Habit tracking simplified

I do much better when incorporating new behaviors into my life when I have a way to track them that’s visual and shows more than just a few days. I found an online PDF, Habit Tracker, that has space to track up to 17 behaviors for one month, so you can easily view trends, skipped days, etc.

One of the activities that is motivating when trying to develop a new habit is checking off each time you do something on a monthly calendar. When you’ve done it for a few days in a row, you see your streak of successfully incorporating the habit, and you don’t want to break the chain. This technique was attributed to Jerry Seinfeld, but he doesn’t claim credit. Whatever. It works!

Screen Shot 2017-07-19 at 11.56.00 AM

Source: https://www.clementinecreative.co.za/reach-goals-free-printable-habit-tracker/

Here are behaviors I currently track daily or less often. Some of these I simply check that I did it. Others I track in minutes or hours.

  • Feeling the tides. This is work-related for my craniosacral biodynamics practice, and it’s deeply calming.
  • Flossing or using my Waterpik, so tempting to just skip.
  • Doing Breath of Fire (kapalabhati pranayama) for energy and to strengthen my diaphragm to lessen occasional discomfort from my small hiatal hernia. I’m up to 3 minutes a day.
  • Using a SCENAR device, borrowed from a friend, to stimulate healing on specific aggravated areas of my body.
  • Screen Shot 2017-07-19 at 12.39.32 PMWearing a Spire mindfulness and activity tracker to track periods of calm, focus, tension, activity, and sedentary time. This is new for me this month, and I plan post more about it as I gain experience. My main goal was to identify when I’m tense as I go through my days, and especially when it’s something I can change. So far I learned that trying to give someone directions when driving while carrying on a conversation with them at the same time results in tension. Now I know, and from now on, the conversation can wait. It also notifies me when I haven’t taken a deep breath for a while. I love that it extends more mindfulness into my out-and-about activities.
  • Being physically active in total minutes by category: working with this pelvic alignment video, doing tai chi and qigong, ecstatic dance, and more.
  • Meditating and measuring HRV in total minutes by category: using the Inner Balance app and sensor from HeartMath 3 times per day for 5 minutes, using the Insight Timer app daily for guided and silent meditations, and other periods of meditation.
  • Fasting in hours per day. I found an app, FastHabit, that you can set for how many hours you want to fast, and it counts down the remaining time. It also shows 10 days worth of data. I only consume water, green tea, and herbal tea with stevia while fasting. It does get easier.
  • Reading and studying biodynamics.
  • Washing the dishes before I go to bed. It feels so much better to wake up to a clean kitchen.
  • Cleaning my Night & Day contact lenses, because I’ve gotten eye infections.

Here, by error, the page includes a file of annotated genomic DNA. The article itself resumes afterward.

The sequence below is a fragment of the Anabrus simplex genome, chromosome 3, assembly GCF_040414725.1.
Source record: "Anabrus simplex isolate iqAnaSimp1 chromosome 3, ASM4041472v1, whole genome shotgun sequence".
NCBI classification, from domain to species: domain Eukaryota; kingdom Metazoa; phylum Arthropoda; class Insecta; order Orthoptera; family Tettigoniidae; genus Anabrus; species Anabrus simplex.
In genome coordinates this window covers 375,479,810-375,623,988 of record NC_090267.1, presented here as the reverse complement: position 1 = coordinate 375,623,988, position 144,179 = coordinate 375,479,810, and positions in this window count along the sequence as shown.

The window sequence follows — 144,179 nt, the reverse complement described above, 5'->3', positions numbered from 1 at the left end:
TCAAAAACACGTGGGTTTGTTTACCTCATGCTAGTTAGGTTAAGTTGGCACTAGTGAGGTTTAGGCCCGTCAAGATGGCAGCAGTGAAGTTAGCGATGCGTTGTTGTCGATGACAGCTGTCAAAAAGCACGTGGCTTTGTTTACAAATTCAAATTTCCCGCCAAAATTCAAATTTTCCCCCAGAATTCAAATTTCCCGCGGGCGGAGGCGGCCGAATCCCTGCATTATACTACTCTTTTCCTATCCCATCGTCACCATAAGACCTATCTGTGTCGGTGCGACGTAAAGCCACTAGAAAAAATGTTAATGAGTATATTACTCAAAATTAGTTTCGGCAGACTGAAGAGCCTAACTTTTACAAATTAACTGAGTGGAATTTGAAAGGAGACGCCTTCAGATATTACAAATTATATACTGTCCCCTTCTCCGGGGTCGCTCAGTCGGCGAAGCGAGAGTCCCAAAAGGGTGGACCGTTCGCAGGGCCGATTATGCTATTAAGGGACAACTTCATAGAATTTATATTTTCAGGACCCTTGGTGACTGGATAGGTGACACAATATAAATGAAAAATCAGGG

• Bowel movements, because it feels better to be regular. If I’m not (travel and disruptions in my daily routine can do it), I drink more water and consume more fiber.
  • Weight, so I can see how my activity levels, diet, and intermittent fasting are changing my body composition.

I started the second week in July, and I will start over with a new sheet in August. I may add or subtract behaviors to track.

Also, I want to mention that there are habits I don’t track because they’ve become part of my life. I don’t eat gluten except on rare occasions (and then it doesn’t affect me the way it once did). I avoid sugar, rarely eat grains or legumes, drink enough liquids to stay hydrated, avoid processed/fast food, and sleep 7 hours or more.

Lord knows there are a lot more things I could be doing for my well-being and health. I shall see how this evolves over time, and also at some point, I may decide to take a month off from tracking to see how well I do without it.

If you use a habit tracker, please share in the comments.



2 thoughts on “Habit tracking simplified

  1. I’ve been using a habit tracker for over 10 years now. It’s very low tech–just a notebook that I’ve drawn vertical lines in and written the items across the top. Doing this has made all the difference in keeping myself accountable. I do it while in bed before sleep so I can get up to take my evening vitamins, do my evening meditation or whatever if I forgot. Without this, I know I’d be much less regular on my habits, even after all this time. I also note various aches and pains so that I can monitor how long they take to improve. Otherwise, I’d just forget I ever had them as the pain subsides. On the opposite page of the notebook I write what I ate during the day and mark whether any of it contained sugar or gluten. I write in any effects I have, such as stinky farts or excess burping or whatever else. Sometimes I feel that I’m keeping track of too much, but I know that if something comes up health-wise, it will be useful to have all that data.


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